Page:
I have not abdicated personal responsibility for my family when I hire a doctor to cure them. I could do the cutting and the administration of medicine, and perhaps I would even do it in a more loving fashion. But it is better for my family that it be done in the best, most skilled way. And it’s better for the country that not everyone’s parents are trying to get medical degrees to care for them, but that we hire talented people to do it for us.

    What would be an abdication of personal responsibility is if I gave no oversight to the doctor whatsoever, blindly believed everything he or she told me, and did not make sure that the job was getting done.

    If I were unwilling to pay the taxes, and unwilling to help the poor, and unwilling to provide government oversight, then your comment about personal responsibility would apply.

    To the contrary, I believe that making the care of our fellow citizens solely a matter of optional charity, we enable a whole swath of Americans to abdicate their personal responsibilities altogether.

    Division of labor is an old and venerable concept that has helped fuel the greatest economic expansion the world has ever known, and promoted the freedoms that we all cherish.

    The preamble of the Constitution demands that the government provide for the general welfare. And in matters such as buying the ingredients for tuna casseroles for the homeless, and baking them, they will be better at this and more efficient than a bunch of separate households doing the same thing.

    Which is not to say that I discourage charity, or that I don’t engage in it. But I like to give to causes that the government is not better at than me. Like blood drives. Like Goodwill Industries. Etc.

    You’ve inspired a post, I think. Thank you for the thoughtful discussion.

  12. Stephanie,

    Hopefully you understand that I believe government does have a role here. I don’t believe it should be as great as it is or that we should permit it to grow.

    The preamble of the Constitution demands that the government provide for the general welfare. True, however, I think it has been abused and stretched beyond its intent.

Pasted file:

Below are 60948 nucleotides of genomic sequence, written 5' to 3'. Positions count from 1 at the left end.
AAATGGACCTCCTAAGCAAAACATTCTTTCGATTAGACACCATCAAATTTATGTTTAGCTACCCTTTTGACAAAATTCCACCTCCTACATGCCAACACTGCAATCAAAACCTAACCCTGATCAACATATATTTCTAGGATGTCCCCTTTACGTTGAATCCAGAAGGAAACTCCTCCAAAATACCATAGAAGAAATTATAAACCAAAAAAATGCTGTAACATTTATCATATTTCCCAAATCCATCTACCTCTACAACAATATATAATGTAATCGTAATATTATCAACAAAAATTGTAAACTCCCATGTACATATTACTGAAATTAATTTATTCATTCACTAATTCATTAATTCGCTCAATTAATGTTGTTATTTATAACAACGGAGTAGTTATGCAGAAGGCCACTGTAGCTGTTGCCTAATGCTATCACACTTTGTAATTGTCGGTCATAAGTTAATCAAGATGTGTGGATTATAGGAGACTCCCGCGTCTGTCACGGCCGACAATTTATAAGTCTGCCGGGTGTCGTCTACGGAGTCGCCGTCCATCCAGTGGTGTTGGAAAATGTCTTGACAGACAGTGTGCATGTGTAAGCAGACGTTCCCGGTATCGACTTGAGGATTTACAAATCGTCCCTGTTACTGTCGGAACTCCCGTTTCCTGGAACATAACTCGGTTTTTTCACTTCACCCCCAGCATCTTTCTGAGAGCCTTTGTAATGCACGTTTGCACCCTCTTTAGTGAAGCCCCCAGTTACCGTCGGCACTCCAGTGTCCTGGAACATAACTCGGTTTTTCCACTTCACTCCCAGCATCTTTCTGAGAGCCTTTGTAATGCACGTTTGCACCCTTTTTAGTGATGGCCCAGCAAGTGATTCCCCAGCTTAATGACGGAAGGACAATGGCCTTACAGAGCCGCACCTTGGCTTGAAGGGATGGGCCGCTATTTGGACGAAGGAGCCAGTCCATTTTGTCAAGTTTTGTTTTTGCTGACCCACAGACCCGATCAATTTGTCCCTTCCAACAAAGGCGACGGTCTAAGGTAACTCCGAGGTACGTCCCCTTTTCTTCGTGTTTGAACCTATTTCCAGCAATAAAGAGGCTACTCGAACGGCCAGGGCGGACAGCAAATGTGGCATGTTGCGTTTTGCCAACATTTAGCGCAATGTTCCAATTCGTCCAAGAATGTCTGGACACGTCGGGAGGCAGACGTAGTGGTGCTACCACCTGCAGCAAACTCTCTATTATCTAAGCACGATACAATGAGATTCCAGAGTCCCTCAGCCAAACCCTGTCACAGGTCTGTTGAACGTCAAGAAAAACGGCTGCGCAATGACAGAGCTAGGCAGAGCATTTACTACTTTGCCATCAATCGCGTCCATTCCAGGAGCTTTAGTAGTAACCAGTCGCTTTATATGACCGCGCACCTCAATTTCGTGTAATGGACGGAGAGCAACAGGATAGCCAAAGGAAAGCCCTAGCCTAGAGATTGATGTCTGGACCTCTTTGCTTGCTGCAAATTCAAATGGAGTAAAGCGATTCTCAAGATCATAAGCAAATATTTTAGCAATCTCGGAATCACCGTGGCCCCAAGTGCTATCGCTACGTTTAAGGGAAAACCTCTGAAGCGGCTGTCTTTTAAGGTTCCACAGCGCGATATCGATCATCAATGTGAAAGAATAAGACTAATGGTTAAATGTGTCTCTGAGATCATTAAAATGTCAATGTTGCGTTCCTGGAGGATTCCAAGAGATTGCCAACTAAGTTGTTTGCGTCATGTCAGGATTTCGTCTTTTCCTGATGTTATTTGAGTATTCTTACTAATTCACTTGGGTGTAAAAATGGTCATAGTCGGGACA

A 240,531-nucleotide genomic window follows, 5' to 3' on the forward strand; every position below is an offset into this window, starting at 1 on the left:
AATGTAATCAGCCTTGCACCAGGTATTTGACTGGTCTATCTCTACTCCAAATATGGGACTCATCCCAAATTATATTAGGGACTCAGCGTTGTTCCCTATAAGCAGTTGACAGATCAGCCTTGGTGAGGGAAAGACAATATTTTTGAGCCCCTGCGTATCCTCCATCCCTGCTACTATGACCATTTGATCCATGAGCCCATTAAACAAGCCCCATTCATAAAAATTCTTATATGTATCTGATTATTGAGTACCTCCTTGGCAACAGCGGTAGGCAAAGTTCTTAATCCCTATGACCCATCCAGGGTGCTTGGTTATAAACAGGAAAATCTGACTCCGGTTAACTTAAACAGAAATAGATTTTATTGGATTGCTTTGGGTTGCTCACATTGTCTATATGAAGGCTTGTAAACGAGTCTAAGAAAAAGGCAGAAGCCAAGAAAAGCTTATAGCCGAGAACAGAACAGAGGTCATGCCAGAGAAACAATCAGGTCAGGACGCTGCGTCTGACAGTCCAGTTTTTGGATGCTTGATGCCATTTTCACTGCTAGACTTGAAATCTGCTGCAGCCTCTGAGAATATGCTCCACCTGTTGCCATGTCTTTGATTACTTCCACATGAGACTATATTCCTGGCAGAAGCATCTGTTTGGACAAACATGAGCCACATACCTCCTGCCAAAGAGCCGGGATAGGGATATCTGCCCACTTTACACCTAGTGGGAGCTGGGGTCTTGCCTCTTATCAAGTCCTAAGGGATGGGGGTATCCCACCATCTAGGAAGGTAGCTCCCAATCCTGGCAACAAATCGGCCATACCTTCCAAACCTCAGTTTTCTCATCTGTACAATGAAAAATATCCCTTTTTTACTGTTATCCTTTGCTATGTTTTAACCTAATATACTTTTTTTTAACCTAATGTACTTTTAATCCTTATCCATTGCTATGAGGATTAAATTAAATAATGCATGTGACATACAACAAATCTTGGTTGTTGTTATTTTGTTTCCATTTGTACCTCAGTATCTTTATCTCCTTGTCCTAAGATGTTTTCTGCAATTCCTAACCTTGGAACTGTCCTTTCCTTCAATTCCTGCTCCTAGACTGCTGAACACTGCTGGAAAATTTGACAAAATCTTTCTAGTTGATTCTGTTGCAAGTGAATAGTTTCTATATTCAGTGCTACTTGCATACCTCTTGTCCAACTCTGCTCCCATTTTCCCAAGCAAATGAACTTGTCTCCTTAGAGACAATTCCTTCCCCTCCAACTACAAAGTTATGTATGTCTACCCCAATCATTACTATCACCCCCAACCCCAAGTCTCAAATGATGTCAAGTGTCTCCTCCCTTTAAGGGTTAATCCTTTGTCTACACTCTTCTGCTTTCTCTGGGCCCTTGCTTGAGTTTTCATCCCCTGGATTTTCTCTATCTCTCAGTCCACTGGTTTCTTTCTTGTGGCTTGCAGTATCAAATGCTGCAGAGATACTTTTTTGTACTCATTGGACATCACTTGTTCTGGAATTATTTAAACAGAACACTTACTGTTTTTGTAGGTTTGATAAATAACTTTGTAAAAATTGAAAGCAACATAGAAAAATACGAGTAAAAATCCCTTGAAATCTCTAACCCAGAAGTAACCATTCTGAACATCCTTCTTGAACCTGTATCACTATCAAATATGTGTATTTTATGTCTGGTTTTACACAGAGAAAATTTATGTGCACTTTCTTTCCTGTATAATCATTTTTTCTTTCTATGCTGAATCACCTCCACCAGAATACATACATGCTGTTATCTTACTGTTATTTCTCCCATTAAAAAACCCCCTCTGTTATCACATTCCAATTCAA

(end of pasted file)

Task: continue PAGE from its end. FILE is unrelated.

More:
The problem with the doctor analogy… You doctor can not threaten your personal liberties and become an Oliver Cromwell.

  13. Hopefully you understand that I believe government does have a role here.

    I think I do, but it’s good to hear. I have had my share of debates with libertarians who don’t think so. 🙂

    I don’t believe it should be as great as it is or that we should permit it to grow.

    I believe that the role of government should be absolutely no greater than required to prevent the personal travesties that are a blight on any civilized society. To the extent that it is not currently doing so may be a function of the government needing a greater role, but what if it just needs to _do a better job_? Perhaps that’s one place where both sides of the political spectrum can maybe find some common ground and make some positive changes.

    The preamble of the Constitution demands that the government provide for the general welfare. True, however, I think it has been abused and stretched beyond its intent.

    Certainly. I absolutely agree. Though I doubt we would both agree on just what those abuses and stretches have been.

    The problem with the doctor analogy… You doctor can not threaten your personal liberties and become an Oliver Cromwell.

    The doctor analogy was meant as a direct rebuttal to the accusation that I was the kind of person who abdicated personal responsibility for the less fortunate in our society because I want to employ efficiency and expertise in the venture.

    More in a forthcoming post on Jousting for Justice . . .